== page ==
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Note: I co-wrote this post with Jaime, so that I could get her insight into this situation I may have lacked as a cis person. I am posting this with her permission. 

On a discussion about Canadian healthcare on Clarissa’s Blog, I made a point of mentioning one of the facets of the Canadian healthcare system that I am most proud of: The fact that, apart from in Alberta, SRS (Sexual Reassignment Surgery) is almost completely covered. The life of a trans person is full of uncertainty and worry, and we cannot tell you how much of a relief it is to not have to worry about how we will pay for SRS. In America, I had trans friends who went bankrupt to stay on hormones alone.

The dichotomy was very stark and frightening: The very scarce rich trans people or ones who were lucky enough to have an insurance which covered SRS got it and lived happily in their true gender, ones who were poor (poverty is too often a fact of life for trans people) suffered by being stuffed into boxes they didn’t fit, scrounged up enough money to go to Thailand, turned to sex work to pay for it, or ended up ending their own lives because they could never be truly happy. I get tears in my eyes thinking about how many sweet, beautiful people’s lives were snuffed out by greed and bigotry. In Canada though, there’s a chance, and it’s a beautiful beacon for trans and gender non conforming folk.

One commenter however, took issue with the fact that SRS is covered, saying:

I don’t know if SRS is a particularly good use of our limited health care resources. Given the % of people that this would benefit, compared to money better invested in orthopedics, oncology, diabetes, etc. . . .

I was headed to class when I first saw it, and didn’t bother to respond. After all, this is highly typical. If I had a dollar for every time a cisgendered person believed that trans people did SRS for shits n’ giggles, and didn’t realize what an essential surgery it is for ensuring the mental, emotional, and physical health of trans people, then shit, Jaime and I would be able to pay for her electrolysis (which isn’t covered sadly) in a matter of months.

Now though, I feel compelled to answer this misconception, and this idea that unless something presents an immediate physical danger to your health, it’s not as important. After all, like I said, this isn’t an isolated incident.

I don’t know why people think that if you magically cut program XYZ, money will be magically freed up for causes which you think are important. SRS is not funded in Alberta, did Alberta suddenly get a lot more people with cancer and diabetes getting the attention and resources they needed, when previously they’d been pushed aside with, “No, no, we’ll take care of you later, we have to perform an SRS, I’ll pencil you in for next month!”? No.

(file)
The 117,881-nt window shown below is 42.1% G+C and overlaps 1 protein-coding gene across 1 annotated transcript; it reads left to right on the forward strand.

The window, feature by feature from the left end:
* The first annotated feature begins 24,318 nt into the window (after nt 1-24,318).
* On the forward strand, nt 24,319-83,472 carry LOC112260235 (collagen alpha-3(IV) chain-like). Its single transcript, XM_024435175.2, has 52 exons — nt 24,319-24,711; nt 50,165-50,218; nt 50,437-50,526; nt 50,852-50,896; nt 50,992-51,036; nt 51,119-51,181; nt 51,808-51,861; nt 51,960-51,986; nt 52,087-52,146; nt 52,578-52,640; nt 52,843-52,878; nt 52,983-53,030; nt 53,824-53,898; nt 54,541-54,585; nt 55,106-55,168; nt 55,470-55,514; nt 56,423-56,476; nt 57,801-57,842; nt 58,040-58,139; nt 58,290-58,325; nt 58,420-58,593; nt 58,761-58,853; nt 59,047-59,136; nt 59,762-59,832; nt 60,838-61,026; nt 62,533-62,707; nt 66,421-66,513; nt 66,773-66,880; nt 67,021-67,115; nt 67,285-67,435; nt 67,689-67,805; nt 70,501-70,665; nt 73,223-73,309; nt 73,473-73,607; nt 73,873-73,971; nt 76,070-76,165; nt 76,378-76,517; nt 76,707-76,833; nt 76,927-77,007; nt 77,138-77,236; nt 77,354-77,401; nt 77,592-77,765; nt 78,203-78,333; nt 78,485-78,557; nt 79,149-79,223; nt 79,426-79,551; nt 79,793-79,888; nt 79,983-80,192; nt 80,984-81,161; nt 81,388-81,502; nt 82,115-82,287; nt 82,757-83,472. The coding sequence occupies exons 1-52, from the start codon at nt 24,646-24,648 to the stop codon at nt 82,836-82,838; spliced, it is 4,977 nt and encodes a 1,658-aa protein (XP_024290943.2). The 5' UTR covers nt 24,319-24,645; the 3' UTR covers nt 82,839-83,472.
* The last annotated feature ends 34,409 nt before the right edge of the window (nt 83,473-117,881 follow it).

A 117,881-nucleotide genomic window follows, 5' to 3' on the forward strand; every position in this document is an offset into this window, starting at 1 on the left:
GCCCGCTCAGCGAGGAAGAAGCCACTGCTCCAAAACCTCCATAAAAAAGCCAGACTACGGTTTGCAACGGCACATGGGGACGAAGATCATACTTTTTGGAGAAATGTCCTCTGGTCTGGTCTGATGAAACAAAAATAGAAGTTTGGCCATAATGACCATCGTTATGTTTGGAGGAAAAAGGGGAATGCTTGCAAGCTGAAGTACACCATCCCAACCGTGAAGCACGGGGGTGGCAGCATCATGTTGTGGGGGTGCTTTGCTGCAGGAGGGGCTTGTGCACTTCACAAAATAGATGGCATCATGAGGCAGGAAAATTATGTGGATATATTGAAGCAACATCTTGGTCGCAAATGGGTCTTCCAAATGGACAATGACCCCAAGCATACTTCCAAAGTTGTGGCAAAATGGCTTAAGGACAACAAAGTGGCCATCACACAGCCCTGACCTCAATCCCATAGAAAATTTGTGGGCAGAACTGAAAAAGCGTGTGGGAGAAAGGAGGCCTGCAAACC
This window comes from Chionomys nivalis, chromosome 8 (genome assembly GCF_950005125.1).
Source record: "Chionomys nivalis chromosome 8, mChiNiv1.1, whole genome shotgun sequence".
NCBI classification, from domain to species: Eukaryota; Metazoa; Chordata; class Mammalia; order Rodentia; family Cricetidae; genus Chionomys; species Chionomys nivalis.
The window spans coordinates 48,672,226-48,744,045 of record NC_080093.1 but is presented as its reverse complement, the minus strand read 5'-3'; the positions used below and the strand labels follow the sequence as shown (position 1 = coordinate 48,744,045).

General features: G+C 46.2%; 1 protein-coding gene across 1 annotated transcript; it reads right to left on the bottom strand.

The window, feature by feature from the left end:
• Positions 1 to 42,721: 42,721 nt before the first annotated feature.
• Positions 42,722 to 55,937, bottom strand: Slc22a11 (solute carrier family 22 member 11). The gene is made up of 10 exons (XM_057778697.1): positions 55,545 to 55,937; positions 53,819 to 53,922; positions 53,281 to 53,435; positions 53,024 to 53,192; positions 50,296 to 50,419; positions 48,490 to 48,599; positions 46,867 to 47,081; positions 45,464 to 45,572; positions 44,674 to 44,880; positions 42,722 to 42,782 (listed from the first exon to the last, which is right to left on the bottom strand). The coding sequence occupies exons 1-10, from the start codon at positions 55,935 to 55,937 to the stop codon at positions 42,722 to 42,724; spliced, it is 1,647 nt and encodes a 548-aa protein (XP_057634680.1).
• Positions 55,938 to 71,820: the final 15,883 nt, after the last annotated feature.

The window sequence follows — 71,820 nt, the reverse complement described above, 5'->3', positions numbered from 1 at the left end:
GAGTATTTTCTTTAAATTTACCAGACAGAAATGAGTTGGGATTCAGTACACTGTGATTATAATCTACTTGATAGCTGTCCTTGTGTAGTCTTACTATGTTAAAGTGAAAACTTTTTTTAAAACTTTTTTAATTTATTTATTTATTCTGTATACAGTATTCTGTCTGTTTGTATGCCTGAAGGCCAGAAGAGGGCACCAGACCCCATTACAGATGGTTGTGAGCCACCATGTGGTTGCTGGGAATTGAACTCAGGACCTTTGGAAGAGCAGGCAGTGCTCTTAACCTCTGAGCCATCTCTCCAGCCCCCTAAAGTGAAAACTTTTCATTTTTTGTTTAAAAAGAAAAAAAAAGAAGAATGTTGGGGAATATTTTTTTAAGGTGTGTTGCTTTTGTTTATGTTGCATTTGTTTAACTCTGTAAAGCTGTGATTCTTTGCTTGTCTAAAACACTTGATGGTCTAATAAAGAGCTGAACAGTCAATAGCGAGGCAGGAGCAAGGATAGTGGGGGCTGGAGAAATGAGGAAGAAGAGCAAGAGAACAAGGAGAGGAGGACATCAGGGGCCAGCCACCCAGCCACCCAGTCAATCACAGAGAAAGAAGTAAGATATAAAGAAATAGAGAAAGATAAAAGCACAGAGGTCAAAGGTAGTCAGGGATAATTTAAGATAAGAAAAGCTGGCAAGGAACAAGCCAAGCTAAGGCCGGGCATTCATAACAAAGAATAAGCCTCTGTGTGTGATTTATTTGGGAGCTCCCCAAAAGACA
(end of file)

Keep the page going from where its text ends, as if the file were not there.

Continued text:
It is also ignorant to suggest that malady X is more dangerous/important to treat than malady Y. Transgenderism isn’t fatal, but for many, being constantly misgendered, being forced to perform as the wrong gender, and having a body that does not conform to your gender can have a horrific toll on one’s psyche. Mental health is, contrary to popular myth, just as important as physical health, and having that ignored can be devastating. I’m trying not to read too much into the comment, but I feel that, with many sentiments like this, there’s a hidden malice: This idea that trans people are disposable, that their lives are somehow inherently less valuable than those of cis people. Needing SRS is no different than someone with an eating disorder needing an ED clinic, or a depressed person needing counselling and therapy, so why do we think SRS in particular is what should be slashed?

Jaime said that she would compare being trans to being born with a cleft palate or some other physical deformity present at birth: It’s not something that you yourself can prevent or that you have any control over, but it manages to majorly impact your self-esteem, the way you interact with others, and your entire quality of life, and you are reminded of this each time you look in the mirror.

However, nobody ever questions the motivations of someone getting surgery to correct a cleft palate, but the number of bureaucratic hurdles a trans person undergoes to get SRS is incredible, and nobody would ever say that surgery correcting cleft palates or other deformities is a waste of limited resources.
If you want to get an idea of just how important living and identifying as the correct gender is to trans people, just think about what they are willing to go through in order to make sure they can do so: Many lose their families, their loved ones, their friends, their jobs. For the rest of their lives, they will be branded second class citizens, and have a significantly harder time getting and keeping work and housing, and with almost no legal protections in place in either the United States or Canada, losing their job or their home is a very strong possibility.

Would you risk everything, literally everything, just for anything? No. It matters greatly to trans people. This reminds me of one of my favourite quotes from V For Vendetta:

But it was my integrity that was important. Is that so selfish? It sells for so little, but it’s all we have left in this place. It is the very last inch of us. But within that inch we are free.

With all that in mind, how can one continue to deny the great importance of SRS, hormones, and other trans-specific therapies and treatments? It would not be a matter of ignorance then, but outright cruelty and contempt for the lives of trans individuals.

But, to be sadly honest, such contempt and cruelty has never managed to shock me.